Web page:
| ORLANDO, Florida
ORLANDO, Florida The last thing NASCAR fan Whitney Turner saw before she turned and ran was the undercarriage of Kyle Larson's race car flying toward her Saturday in the grandstands at the Daytona International Speedway.
"It was a scene from a horror movie," said Turner, 33, whose fibula bone on her right leg was shattered by flying debris.
Turner of Tell City, Indiana, was one of more than 30 fans injured in a multi-car accident on the last lap of the Nationwide Series race a day before Sunday's prestigious Daytona 500.
Turner is one of three fans seeking damages who this week signed on with Matt Morgan of the Orlando personal injury law firm Morgan & Morgan.
Turner's lawyer said, based on NASCAR history, "a lot of times they resolve these claims without having to go through litigation. So hopefully we can come to an amicable resolution on the value of these claims and move on."
The injuries happened when rookie driver Larson's car went airborne and sailed into the fence in the frightening crash, although he was able to climb out of the wreckage afterward.
Crews worked through the night to repair the fence so the Daytona 500 race could go on as planned. The speedway is owned by International Speedway Corporation (ISCA.O)
TRIED TO RUN FOR SAFETY
A lifelong NASCAR fan attending the race in Daytona for the first time, Turner said she had a front row seat and was standing as close as possible to the safety fence that separates fans from the track when the accident occurred.
Turner's seat was just three seats away from the fence's crossover gate, which is being looked at as possibly the spot where large debris entered the stands.
As the cars came around turn four, Turner said fans started yelling that there was a crash. Turner said she saw smoke, and cars turning around in the air, spewing debris.
"You can see them turn sideways and then all of a sudden they're getting closer. It happened so fast," she said, describing how she saw the belly of a car hit the fence as she turned away and tried to make a run for it.
Turner said she took about two steps back toward her seat when something knocked her down.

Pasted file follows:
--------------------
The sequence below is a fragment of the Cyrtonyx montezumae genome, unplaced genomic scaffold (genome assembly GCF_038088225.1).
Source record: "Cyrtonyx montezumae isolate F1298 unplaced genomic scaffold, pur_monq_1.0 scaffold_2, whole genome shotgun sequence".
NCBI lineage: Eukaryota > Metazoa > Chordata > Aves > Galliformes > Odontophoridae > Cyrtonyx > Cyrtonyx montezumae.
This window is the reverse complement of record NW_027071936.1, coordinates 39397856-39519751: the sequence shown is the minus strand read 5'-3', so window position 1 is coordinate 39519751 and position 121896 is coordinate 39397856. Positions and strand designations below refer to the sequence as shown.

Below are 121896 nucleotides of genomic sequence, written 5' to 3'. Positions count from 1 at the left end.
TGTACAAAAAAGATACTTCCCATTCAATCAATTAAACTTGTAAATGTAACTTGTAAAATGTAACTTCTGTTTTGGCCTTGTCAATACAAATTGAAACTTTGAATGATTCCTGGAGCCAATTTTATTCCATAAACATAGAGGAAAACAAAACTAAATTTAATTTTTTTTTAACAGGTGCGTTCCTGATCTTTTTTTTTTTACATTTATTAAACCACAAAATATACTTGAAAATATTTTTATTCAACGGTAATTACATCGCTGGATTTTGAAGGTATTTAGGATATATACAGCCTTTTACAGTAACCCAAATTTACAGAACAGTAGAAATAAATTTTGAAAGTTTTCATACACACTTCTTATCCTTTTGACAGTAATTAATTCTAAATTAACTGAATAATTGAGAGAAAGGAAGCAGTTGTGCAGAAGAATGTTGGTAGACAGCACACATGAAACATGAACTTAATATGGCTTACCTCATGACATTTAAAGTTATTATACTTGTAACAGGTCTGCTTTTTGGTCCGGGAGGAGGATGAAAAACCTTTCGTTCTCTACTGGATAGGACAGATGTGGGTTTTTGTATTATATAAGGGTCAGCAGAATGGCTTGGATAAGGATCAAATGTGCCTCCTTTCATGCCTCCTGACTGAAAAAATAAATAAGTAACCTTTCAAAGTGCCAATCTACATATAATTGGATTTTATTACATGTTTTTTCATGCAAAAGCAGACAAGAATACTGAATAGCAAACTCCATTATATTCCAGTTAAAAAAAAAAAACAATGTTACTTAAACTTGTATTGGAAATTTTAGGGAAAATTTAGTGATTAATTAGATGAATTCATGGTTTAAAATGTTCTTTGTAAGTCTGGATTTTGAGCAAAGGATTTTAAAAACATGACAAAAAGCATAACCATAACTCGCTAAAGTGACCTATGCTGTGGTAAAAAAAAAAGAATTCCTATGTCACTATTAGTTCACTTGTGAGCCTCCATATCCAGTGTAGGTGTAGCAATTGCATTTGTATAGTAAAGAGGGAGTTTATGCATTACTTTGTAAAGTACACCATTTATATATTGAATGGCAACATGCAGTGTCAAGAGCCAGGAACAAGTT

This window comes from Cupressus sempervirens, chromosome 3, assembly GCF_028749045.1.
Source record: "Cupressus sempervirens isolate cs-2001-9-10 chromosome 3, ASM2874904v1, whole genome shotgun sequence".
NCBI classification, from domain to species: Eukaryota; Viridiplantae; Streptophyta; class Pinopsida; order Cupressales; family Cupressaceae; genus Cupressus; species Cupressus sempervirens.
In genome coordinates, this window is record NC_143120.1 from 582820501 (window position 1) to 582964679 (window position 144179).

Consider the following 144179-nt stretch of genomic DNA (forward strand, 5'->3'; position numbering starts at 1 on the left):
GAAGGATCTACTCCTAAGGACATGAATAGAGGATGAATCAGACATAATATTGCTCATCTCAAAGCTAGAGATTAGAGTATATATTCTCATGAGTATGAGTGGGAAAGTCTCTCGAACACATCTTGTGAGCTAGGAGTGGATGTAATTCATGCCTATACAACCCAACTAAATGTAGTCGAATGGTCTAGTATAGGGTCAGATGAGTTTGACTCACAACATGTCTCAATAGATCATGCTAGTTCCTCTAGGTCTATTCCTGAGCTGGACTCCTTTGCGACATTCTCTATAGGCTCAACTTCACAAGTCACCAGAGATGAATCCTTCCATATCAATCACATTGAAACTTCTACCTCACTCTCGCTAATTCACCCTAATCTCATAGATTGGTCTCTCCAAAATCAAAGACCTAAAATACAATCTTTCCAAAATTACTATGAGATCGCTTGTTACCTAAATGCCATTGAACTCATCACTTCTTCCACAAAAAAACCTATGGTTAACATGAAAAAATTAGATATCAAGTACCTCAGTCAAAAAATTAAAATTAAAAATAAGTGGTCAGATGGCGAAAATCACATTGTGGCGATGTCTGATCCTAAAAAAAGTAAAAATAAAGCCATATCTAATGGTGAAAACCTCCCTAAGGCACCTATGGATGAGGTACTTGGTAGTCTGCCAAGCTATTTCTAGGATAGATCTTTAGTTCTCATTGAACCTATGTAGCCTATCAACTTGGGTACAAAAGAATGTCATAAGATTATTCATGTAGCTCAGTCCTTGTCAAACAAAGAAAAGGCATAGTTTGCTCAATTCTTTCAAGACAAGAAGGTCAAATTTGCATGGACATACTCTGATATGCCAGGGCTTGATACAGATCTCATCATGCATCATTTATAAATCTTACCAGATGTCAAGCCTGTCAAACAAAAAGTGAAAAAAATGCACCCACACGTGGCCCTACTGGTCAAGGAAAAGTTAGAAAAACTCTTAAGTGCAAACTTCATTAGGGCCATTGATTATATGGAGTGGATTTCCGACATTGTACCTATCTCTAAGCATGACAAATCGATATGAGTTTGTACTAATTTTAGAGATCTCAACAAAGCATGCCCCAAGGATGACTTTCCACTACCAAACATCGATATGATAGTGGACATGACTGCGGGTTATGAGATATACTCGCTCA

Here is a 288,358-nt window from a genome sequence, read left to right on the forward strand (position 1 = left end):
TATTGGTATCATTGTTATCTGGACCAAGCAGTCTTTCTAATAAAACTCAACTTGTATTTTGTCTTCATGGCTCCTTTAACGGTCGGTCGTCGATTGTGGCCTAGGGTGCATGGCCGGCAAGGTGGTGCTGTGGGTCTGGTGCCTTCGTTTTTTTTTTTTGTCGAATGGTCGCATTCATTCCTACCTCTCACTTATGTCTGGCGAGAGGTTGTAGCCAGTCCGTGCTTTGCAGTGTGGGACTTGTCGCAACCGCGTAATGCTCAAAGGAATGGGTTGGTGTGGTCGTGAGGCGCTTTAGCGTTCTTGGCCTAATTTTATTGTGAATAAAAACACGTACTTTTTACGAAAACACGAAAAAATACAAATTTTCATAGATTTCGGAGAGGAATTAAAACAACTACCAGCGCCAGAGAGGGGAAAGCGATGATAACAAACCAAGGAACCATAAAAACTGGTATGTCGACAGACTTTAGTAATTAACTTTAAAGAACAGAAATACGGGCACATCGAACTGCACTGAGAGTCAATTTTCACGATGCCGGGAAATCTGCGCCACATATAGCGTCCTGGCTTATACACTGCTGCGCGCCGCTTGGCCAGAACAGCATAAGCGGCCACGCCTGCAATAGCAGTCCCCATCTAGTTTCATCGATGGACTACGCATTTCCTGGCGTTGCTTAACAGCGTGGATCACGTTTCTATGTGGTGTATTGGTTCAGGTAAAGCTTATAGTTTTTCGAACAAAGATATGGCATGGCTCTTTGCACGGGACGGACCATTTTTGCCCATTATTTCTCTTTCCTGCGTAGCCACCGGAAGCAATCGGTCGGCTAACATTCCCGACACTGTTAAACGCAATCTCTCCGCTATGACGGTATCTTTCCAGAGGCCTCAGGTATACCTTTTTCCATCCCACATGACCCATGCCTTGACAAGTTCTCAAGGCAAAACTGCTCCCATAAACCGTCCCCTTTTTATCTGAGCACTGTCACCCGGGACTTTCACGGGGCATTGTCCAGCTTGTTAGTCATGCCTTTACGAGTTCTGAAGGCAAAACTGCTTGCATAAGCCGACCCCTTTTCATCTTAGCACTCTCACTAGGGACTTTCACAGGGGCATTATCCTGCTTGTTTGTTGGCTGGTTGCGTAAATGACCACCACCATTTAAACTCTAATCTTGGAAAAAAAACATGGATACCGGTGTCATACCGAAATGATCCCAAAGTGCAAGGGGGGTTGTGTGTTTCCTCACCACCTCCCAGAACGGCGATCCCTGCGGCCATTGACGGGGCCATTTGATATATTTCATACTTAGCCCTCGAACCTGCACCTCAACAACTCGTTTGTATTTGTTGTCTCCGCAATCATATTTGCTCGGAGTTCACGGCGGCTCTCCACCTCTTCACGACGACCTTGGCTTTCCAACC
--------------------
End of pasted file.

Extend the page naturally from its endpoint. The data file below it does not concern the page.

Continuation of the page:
"The only thing I can remember is trying to stand back up and my leg, I could feel it snap," she said.
She recalled looking around and seeing a car engine on fire where a commercial video camera and a cameraman wearing a media identification tag stood moments earlier. She heard people moaning in their seats, and described the sounds around her.
"People yelling for help. 'There's a young boy.' 'Please come help us.' And I was screaming 'Help me! Medic! Medic!' ..... Then it all went like silent. Everyone was stunned," she said.
Medical personnel came to her aid and took her to the hospital. Doctors told her that, in addition to the fractured fibula, the debris sliced her Achilles tendon. Her leg was too swollen for a cast right after the accident but she expects to get one next week.
Turner, who works for a marketing firm, said she has been watching NASCAR races for as long as she can remember, and previously attended two races in North Carolina. Despite her injuries, Turner said she would return to the races.
"I can tell you I won't be in the first row again," she said.
NASCAR spokesman David Higdon said that, while the racing group does not discuss pending or potential litigation, "We'll likely provide an update on our next steps at our next race, which is this weekend in Phoenix."
A waiver on the back of the race tickets says that fans assume all risks, a disclaimer Morgan said was typical for sporting events and active locales such as ski resorts.
"Arguments can go both ways," as to whether the waiver absolves the company of all liability, Morgan said.
He said he had not yet determined whether courts had ruled on that issue.
"I don't believe, in my limited research, that NASCAR has many - if any - pending lawsuits against them right now," Morgan said.
He said he will focus attention on engineering studies on the safety fence at the Talladega Superspeedway after flying debris injured fans after a similar crash in 2009. (Editing by David Adams and Lisa Shumaker)